A Game Is Helping Speed Up Alzheimer’s Research

Researchers around the globe are working together to find a cure for Alzheimer’s.

One group, in particular, are working on a new approach, seeking the public’s assistance. Offering a game known as “Stall Catchers,” this application is allowing international “citizen scientists” to help speed up Alzheimer’s research.

Stall Catchers: Making Alzheimer’s Less Frustrating and More Rewarding

Designed at Cornell University, Stall Catchers is a game that allows citizens to search the brain for stalled blood vessels. While viewing real movies of live mouse brains, players help identify the type of stalled blood vessels that may contribute to Alzheimer’s. These “stalls” are essentially clogged capillaries, where blood is no longer able to flow.

By accurately identifying stalls, players are able to build their score. As they level up, they will compete with other leading players. Participants also receive digital badges for their achievements in the game. And although the gaming component is fun, all of the participants are contributing to something greater.

One of two online games developed by the Human Computation Institute, these applications are part of the EyesOnALZ citizen science project. Featured on major news outlets, including Financial Times and Discover, this game currently has more than 10,230 “catchers.”

A Community of Citizens Fighting Alzheimer’s

Although there is currently no cure for Alzheimer’s, researchers have made significant progress in understanding the disease itself. One key aspect of research has focused on the role of blood flow in the brain. More specifically, a reduction in blood flow. Since this deficit may be responsible for some of the progressive symptoms of Alzheimer’s, the effect of stalls has been studied in mice.

In the past, researchers have found that by blocking the development of stalls in mice, they have been able to reverse various cognitive symptoms, including memory loss. These preliminary findings were important, yet time-consuming. Due to intensive data analysis, these initial findings took several years of research.

This is where crowdsourcing comes into play, as Stall Catchers is helping speed up this analytical process. By offering players a special tool, referred to as a Virtual Microscope (VM), they can watch blood vessel videos on their devices. By looking at layers of brain tissue, participants can watch blood vessels come in and out of view.

Regardless of one’s age or background, everyone can contribute to researchers’ data analysis. This could essentially reduce study periods from years to weeks.

A Closer Look at Reduced Blood Flow in the Brain

We often discuss the role of amyloid plaques and tangles in the brain, but when it comes to what causes Alzheimer’s, there are numerous theories. Likely a combination of genetic and environmental risk factors, it is important to explore all possibilities.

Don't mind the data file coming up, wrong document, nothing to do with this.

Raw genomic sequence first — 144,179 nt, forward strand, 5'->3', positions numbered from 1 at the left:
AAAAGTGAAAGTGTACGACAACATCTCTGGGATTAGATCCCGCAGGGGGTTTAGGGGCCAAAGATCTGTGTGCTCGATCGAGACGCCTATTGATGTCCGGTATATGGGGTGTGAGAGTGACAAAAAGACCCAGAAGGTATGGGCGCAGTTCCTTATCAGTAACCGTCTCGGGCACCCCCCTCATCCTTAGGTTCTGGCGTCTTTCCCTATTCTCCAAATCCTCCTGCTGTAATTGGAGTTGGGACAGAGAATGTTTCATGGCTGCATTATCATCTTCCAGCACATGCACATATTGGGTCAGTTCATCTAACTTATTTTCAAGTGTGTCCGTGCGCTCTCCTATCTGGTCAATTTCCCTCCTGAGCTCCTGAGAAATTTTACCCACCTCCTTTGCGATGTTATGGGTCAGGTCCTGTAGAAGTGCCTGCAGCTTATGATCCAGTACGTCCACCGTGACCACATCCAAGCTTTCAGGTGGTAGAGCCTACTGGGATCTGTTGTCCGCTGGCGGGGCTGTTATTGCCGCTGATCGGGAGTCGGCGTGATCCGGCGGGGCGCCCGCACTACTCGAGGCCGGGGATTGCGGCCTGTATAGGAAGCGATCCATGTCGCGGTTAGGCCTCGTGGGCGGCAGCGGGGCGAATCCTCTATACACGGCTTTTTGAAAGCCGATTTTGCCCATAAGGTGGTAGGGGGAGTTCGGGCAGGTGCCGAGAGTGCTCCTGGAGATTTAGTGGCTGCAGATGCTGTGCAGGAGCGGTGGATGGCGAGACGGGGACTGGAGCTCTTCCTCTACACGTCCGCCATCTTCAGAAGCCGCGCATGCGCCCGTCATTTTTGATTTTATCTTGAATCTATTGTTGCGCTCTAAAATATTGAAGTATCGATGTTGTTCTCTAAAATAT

Of the current theories, long-term reduction in blood flow is a key area of interest. After all, a lack of blood flow is what causes vascular dementia. Scientists also agree that poor blood flow to the brain occurs early on in the progression of Alzheimer’s. This may lead to damaged brain cells and cognitive impairment.

Since changes in the brain’s blood flow tend to occur before the accumulation of plaques and tangles, this has led to the vascular hypothesis. As blood flow becomes impaired, so does the brain’s energy supply. This theory suggests that decreased cerebral blood flow, destruction of the blood-brain barrier, and inflammation may be responsible for neuronal damage.

As stated in one review, “It is difficult to determine whether the vascular component in Alzheimer’s is the cause or the effect of this disease. However, there is no doubt that vascular pathology has an important relationship with Alzheimer’s.”

Improving Brain Blood Flow

Although we cannot say that vascular variables cause Alzheimer’s, it is clear that poor brain blood flow does have a significant effect on cognition. In fact, poor blood flow to the brain has been associated with brain fog, chronic fatigue syndrome, Parkinson’s, anxiety, depression, and traumatic brain injury.

Since improving brain blood flow may help treat or prevent Alzheimer’s, it is important to address the major causes of reduced blood circulation to the brain. These include poor thyroid function, abnormal blood pressure, infections, poor circulation, and stress.

To actively increase brain blood flow, you will want to:

  • Maintain a physically active lifestyle. Starting today, walk 30 minutes, three to four times a week.

  • Spend more time outdoors. Nature not only reduces stress levels, but light also stimulates brain blood flow.

  • Consume more foods that improve blood circulation, including dark chocolate cayenne pepper, garlic, ginger root, goji berries, beets, and salmon.

Protect your heart to protect your brain. Also, do consider the importance of BrainTest®, an assessment app that will help you better detect the early warning signs of Alzheimer’s, dementia, and other cognitive impairments. 

For more information on the link between heart and neurological health, please read the following articles, Are You On Blood Thinners? If So, You May Significantly Reduce Your Risk of Dementia, as well as Get Your Blood Pumping — Exercise Could Fight Off Alzheimer’s.

Krista Hillis has a B.A.Sc degree, specializing in neuroscience and psychology. She is actively involved in the mental health and caregiving community, aiming to help others. Krista is also passionate about nutrition and the ways in which lifestyle choices affect and influence the human brain.

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